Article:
“…All that this means is that even when the Ksatriya is very old and the Brahmana very young in years, the former should rise to meet and salute the latter.”

The next verse says the Shudra who is 100 years old should be respected, the term respect here denotes salutation. It doesn’t say that the Shudra possessing the five said qualities should be saluted but it only makes a mention of the age, Medhatithi has also said that the age of old Shudra is his only quality mentioned since action and learning is not possible for a Shudra and he is not entitled to these also. Dharma Shastra says,

Gautama Dharma Shastra 6.10-11 Salutation, eighty years old Shudra should salute a much younger Brahmin


CLAIM: Migration within Varnas

6. Manu Smriti 10.65 asserts that Brahmin can become Shudra and Shudra can become Brahmin. Similarly Kshtariyas and Vaishyas can also change their Varnas.



Manu 10.65 actually means that when a Sudra female marries a Brahmin male and their daughter marries a Brahmin and this goes on for seven generations then the seventh generation becomes Brahmin. As a Brahmin marrying a Sudra begets a child of another caste. It can be easily understood by reading previous verse,

Manu Smriti 10.64 “If the daughter of a Brahmana by his Sudra wife is married to a Brahmana, and the daughter of that union is again married to a Brahman, and so on uninterruptedly up to the seventh generation in the female line, then at the seventh generation the issue of such union is divested of its Parasara caste and becomes a Brahmana.” Tr. Dutt

Hindu Apologists should be ashamed that they being Hindus are misinterpreting their own scriptures and I being a Rakshasa, Malechha is explaining it correctly in accordance with the interpretation of Hindu scholars. Renowned Hindu scholar Vijnanesvara explains it in Mitakshara on Yajnavalkya Smriti verse 96,

”…This is the adjustment: the daughter begot by a Brahmana on a Sudra woman is Nisadi; she (Nisadi) is married by a Brahmana and gives birth to a certain daughter. The latter is also married by a Brahmana and gives birth to a daughter, and so on, till the sixth daughter, who will give birth to a Brahman as seventh…”

This backfires the writer. This instead promotes birth based caste system.



7. Manu Smriti 9.335: If a Shudra (uneducated) serves the educated ones, is polite, devoid of ego and stays in respectful company of knowledgeable ones, he/ she is considered as having a noble birth and stature.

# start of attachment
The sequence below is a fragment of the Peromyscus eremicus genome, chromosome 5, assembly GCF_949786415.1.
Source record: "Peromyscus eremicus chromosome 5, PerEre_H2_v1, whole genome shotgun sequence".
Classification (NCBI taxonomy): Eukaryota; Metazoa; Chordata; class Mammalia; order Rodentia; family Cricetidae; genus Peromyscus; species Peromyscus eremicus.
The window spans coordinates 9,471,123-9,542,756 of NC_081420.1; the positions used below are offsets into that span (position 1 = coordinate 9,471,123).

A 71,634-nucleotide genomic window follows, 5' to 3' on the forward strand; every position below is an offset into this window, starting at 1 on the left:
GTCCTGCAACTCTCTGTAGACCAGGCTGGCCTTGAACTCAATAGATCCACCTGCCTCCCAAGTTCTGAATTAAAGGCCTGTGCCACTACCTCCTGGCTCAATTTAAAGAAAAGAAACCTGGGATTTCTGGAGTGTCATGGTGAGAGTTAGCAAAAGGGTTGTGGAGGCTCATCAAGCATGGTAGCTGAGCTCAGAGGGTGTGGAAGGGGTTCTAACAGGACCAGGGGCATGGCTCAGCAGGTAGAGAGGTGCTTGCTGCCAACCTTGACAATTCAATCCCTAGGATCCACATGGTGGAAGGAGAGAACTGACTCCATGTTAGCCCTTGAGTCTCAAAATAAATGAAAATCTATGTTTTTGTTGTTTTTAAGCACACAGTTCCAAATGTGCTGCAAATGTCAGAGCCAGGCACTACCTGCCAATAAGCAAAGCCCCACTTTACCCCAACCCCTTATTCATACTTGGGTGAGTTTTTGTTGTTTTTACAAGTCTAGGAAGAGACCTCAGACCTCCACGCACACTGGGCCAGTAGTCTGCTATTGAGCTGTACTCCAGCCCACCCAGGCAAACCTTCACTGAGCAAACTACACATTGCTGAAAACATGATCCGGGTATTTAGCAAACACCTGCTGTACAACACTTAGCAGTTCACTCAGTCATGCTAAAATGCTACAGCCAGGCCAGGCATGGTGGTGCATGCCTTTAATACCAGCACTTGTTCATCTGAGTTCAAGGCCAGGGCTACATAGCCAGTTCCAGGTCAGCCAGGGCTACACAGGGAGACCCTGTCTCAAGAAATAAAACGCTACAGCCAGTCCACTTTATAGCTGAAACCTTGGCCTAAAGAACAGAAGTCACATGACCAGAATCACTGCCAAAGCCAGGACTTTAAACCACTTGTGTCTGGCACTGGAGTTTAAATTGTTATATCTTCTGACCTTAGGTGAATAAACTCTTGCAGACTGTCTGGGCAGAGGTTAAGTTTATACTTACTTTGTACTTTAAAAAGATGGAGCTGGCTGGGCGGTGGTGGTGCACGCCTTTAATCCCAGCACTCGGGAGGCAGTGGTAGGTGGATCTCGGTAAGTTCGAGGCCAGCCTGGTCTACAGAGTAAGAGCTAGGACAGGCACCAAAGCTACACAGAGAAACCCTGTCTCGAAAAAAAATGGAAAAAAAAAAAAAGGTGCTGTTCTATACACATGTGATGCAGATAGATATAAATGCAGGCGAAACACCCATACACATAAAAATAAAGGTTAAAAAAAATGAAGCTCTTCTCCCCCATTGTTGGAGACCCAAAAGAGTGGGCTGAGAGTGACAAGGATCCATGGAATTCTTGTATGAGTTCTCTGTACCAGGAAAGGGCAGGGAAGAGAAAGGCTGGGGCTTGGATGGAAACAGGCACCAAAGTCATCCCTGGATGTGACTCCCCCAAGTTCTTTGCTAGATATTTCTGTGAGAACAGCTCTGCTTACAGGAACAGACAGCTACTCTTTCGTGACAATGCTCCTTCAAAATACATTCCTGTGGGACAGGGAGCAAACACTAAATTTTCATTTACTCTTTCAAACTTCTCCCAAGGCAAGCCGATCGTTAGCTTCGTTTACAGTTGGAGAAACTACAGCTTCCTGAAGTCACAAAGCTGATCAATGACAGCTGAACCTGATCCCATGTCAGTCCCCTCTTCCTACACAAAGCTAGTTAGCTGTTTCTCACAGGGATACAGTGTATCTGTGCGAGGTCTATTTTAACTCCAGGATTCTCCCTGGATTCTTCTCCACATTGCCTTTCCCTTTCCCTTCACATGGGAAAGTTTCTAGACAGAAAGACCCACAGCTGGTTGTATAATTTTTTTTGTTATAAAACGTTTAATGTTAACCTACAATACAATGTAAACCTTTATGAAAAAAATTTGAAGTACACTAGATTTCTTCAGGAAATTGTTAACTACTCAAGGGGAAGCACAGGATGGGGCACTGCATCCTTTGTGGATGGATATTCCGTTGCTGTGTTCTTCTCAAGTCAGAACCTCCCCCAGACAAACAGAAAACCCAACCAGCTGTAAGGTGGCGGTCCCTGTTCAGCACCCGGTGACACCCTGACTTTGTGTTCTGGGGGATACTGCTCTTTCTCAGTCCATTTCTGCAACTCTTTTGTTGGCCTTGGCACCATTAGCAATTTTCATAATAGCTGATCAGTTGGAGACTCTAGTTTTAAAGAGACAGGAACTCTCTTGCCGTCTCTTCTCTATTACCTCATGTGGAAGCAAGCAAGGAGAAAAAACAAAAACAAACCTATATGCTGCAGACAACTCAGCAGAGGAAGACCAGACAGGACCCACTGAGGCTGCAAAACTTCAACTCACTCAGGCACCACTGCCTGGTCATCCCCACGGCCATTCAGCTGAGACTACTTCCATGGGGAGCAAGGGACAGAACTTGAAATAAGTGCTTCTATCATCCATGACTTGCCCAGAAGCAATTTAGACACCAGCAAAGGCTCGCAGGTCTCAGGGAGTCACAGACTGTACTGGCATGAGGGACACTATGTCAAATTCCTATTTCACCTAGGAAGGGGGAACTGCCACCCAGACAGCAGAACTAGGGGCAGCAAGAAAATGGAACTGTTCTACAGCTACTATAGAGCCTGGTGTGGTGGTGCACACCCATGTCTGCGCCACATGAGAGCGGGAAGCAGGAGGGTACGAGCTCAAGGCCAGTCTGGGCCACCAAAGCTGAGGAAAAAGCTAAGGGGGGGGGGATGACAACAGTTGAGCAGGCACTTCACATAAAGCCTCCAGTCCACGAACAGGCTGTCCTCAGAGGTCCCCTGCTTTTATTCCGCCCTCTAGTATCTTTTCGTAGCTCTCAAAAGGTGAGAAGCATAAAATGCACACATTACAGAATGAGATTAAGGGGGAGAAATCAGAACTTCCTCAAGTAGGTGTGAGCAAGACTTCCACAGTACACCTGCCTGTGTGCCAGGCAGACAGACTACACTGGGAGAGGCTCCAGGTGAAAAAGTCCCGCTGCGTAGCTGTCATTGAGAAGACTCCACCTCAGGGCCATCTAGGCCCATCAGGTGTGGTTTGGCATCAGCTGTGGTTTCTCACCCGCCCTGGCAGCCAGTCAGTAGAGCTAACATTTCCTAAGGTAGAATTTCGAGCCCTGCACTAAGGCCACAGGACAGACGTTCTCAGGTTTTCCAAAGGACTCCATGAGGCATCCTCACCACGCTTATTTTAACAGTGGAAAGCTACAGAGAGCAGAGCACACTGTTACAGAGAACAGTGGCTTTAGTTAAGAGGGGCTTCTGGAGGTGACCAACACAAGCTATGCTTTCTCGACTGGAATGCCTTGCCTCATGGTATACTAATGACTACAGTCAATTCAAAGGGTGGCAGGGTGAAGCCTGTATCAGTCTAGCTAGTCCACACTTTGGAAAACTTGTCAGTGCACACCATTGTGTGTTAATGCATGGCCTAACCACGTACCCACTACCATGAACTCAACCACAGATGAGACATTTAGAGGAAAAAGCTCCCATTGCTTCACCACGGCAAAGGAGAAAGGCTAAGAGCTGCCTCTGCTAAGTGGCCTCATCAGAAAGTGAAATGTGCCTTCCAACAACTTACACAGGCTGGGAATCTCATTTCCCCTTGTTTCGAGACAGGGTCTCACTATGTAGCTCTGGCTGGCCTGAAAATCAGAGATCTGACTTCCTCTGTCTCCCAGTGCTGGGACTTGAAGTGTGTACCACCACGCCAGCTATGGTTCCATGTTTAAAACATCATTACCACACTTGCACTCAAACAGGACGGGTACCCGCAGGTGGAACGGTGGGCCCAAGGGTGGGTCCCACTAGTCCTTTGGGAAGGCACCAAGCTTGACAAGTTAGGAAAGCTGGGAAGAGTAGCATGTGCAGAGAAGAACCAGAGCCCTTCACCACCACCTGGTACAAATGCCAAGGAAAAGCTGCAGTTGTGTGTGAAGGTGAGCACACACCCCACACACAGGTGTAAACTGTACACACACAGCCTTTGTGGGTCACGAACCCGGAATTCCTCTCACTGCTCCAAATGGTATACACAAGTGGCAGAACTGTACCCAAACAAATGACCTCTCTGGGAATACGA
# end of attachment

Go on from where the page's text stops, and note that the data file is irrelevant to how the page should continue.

This is also misinterpreted. The writer has wrongfully translated Dvija as educated one. This verse says that a Shudra by serving the upper three castes attains higher caste in his next birth. This verse actually portrays Shudra as servants of twice born men.

Manu Smriti 9.335. (A Sudra who is) pure, the servant of his betters, gentle in his speech, and free from pride, and always seeks a refuge with Brahmanas, attains (in his next life) a higher caste.



8. There are several shlokas in Manusmriti that state that a person belonging to high Varna falls down to level of a Shudra (uneducated) if he does not conduct noble deeds. For example,

2.104: A person who does not worship the Supreme Lord twice daily should be considered a Shudra.

2.172. He who has not been initiated with teaching of the Vedas is a Sudra.

4.245: A Brahmin acquires brilliance through company of noble persons and avoiding bad company. On contrary, if he indulges in bad company, he becomes a Shudra



This requires a bit lengthy explanation. The meaning of the word Dvija (twice born) will explain this. The word Dvija means twice born, it is said that the Brahmin has two (or more) lives, first when he takes his birth from the womb of his mother and second when tying the girdle. It is mentioned in Manu Smriti which will refute the author’s claim on Manu Smriti 2.172,

Manu Smriti 2.39 “Henceforth (beyond these age limits) these three twice born ones, not duly initiated with the thread, become Vratyas (of broken vows), and are degraded from the society of the Aryans.” Tr. Dutt

The next verse recommends expiation for not studying Vedas,

Manu Smriti 2.40 “A Brahmana, even in the time of distress, must not hold any connection with these Vratyas, not duly expiated according to the regulation, either by marriage, or by (Vedic) study.” Tr. Dutt

Another clear English translation,

Manu Smriti 2.40 With such men, if they have not been purified according to the rule, let no Brahmana ever, even in times of distress, form a connexion either through the Veda or by marriage.

Manu Smriti 11.192-3 “Twice born ones, who have not been initiated with the Gayatri at their respectively proper ages (of initiation), shall first practice three Krichchhra penances; thereafter they should be initiated with the holy thread.” Tr. Dutt